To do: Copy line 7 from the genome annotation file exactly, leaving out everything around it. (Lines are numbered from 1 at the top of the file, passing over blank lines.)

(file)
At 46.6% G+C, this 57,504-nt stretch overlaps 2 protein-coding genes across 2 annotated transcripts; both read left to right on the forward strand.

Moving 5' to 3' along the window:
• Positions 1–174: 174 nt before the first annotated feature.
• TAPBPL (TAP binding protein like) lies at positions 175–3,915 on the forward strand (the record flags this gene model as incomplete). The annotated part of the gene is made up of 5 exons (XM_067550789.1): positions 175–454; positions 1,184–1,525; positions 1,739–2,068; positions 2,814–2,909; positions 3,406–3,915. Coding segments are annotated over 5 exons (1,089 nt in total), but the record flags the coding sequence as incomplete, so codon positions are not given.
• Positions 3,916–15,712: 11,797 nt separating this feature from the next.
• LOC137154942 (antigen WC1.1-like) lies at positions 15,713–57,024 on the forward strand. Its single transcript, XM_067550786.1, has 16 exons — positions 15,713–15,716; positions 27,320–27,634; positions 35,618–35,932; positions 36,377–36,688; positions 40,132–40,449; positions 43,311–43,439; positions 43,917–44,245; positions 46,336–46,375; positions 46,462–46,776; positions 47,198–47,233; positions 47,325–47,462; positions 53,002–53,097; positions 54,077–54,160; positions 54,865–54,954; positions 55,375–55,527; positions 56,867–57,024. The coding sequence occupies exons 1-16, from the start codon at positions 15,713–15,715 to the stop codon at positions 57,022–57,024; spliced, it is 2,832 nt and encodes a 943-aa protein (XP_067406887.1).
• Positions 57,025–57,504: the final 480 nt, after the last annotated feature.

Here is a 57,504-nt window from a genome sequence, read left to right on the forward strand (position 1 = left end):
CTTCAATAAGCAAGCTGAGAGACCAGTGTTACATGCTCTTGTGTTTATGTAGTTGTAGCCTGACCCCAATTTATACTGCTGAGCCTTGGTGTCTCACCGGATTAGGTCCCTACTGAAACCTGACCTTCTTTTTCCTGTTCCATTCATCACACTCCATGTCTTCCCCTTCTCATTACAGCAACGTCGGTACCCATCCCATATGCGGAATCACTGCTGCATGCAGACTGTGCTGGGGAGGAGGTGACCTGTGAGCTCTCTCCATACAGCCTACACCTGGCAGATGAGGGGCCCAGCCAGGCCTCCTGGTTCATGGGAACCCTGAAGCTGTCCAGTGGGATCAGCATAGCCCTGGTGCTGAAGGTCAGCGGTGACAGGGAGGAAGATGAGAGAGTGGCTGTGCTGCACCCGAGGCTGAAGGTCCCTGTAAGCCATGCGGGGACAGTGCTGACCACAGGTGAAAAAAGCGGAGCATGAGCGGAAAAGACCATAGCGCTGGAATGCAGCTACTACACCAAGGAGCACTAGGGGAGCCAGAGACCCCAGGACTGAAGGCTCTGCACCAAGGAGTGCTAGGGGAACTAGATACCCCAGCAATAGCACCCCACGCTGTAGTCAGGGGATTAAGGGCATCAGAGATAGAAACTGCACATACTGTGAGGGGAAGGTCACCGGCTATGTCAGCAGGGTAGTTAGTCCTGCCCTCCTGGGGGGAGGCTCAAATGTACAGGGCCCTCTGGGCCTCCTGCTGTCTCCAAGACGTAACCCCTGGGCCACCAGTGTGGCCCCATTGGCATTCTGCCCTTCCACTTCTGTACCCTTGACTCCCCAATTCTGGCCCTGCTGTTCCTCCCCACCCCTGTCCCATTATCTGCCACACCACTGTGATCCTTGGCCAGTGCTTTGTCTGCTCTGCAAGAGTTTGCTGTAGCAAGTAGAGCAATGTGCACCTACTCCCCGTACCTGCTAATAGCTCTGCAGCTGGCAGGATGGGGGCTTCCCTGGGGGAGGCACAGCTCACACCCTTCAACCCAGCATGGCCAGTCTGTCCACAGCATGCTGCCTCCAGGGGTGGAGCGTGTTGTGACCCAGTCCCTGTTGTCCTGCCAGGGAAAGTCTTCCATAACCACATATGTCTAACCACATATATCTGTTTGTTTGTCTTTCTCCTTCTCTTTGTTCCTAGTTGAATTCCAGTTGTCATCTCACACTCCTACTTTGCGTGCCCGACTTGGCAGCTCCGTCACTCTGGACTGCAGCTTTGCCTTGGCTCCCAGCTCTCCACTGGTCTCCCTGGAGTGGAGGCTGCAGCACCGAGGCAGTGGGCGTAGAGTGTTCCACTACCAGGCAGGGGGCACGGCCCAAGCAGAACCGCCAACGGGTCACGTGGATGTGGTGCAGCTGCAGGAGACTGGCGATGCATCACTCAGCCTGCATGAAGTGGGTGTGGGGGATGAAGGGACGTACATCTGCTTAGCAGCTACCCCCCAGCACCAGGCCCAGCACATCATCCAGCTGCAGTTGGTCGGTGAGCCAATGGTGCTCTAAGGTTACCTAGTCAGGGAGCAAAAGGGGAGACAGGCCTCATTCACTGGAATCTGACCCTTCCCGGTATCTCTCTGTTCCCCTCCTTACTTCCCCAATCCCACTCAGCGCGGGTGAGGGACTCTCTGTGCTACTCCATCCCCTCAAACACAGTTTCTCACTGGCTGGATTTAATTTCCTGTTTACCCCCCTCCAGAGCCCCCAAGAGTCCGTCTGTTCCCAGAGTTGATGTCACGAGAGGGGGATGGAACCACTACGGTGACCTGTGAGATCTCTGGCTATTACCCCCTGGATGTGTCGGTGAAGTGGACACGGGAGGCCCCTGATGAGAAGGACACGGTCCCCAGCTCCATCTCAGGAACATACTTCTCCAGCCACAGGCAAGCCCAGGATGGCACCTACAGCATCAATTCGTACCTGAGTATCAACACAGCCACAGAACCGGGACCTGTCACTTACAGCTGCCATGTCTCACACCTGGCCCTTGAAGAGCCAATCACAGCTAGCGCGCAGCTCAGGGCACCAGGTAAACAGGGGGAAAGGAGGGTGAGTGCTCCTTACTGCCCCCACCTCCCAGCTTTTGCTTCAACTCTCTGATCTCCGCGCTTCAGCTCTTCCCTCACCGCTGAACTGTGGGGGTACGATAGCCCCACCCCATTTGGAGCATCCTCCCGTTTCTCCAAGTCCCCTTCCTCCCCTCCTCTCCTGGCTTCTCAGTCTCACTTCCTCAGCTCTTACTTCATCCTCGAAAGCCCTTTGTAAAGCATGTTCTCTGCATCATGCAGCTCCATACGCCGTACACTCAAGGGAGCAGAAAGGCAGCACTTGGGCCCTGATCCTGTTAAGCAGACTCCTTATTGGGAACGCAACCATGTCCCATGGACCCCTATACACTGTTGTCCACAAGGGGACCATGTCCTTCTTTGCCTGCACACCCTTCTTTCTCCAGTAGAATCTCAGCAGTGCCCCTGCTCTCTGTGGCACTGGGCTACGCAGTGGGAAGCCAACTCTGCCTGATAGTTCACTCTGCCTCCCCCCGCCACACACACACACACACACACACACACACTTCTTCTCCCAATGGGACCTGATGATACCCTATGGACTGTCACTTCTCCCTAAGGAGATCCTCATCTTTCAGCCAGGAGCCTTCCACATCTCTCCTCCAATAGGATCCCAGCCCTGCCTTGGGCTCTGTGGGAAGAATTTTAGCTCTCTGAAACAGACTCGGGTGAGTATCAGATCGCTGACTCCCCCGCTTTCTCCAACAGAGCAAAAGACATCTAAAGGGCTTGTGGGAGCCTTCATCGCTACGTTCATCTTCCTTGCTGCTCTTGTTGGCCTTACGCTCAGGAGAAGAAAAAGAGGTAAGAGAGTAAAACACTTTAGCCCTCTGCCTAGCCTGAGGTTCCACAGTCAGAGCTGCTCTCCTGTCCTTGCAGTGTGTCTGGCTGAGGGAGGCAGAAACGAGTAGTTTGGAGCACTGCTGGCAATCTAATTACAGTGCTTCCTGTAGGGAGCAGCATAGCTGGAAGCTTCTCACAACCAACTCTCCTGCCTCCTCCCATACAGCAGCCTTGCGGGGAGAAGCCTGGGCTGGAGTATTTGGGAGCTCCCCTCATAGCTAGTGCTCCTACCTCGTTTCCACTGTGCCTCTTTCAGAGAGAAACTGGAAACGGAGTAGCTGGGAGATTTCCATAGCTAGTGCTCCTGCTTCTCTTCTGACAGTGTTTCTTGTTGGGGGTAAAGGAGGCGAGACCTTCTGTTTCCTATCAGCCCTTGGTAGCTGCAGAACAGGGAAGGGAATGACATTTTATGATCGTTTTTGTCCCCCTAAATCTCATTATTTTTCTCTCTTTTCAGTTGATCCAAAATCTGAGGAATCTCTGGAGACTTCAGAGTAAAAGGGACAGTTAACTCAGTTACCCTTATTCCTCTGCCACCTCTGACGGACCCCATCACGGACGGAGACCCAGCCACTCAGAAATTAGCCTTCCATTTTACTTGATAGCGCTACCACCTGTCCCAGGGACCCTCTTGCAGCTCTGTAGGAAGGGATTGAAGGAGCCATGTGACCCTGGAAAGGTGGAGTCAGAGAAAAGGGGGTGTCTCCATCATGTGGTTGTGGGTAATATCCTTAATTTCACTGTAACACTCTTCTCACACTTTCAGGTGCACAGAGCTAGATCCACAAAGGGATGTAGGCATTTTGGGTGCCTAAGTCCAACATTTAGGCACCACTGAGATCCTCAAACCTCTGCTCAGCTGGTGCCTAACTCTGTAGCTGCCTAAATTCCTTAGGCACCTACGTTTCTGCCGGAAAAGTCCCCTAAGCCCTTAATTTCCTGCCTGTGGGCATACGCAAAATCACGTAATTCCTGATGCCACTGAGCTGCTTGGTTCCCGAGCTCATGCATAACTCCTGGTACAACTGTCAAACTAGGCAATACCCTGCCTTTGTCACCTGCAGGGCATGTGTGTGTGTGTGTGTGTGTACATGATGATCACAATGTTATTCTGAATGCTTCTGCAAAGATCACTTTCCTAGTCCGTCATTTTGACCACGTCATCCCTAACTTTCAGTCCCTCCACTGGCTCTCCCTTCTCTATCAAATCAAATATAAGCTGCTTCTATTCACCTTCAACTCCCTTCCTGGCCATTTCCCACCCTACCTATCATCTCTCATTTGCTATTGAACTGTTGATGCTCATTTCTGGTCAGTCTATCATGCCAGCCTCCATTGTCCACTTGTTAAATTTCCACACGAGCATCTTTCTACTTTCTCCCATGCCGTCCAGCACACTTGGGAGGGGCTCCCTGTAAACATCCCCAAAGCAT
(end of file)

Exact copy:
• Positions 57,025–57,504: the final 480 nt, after the last annotated feature.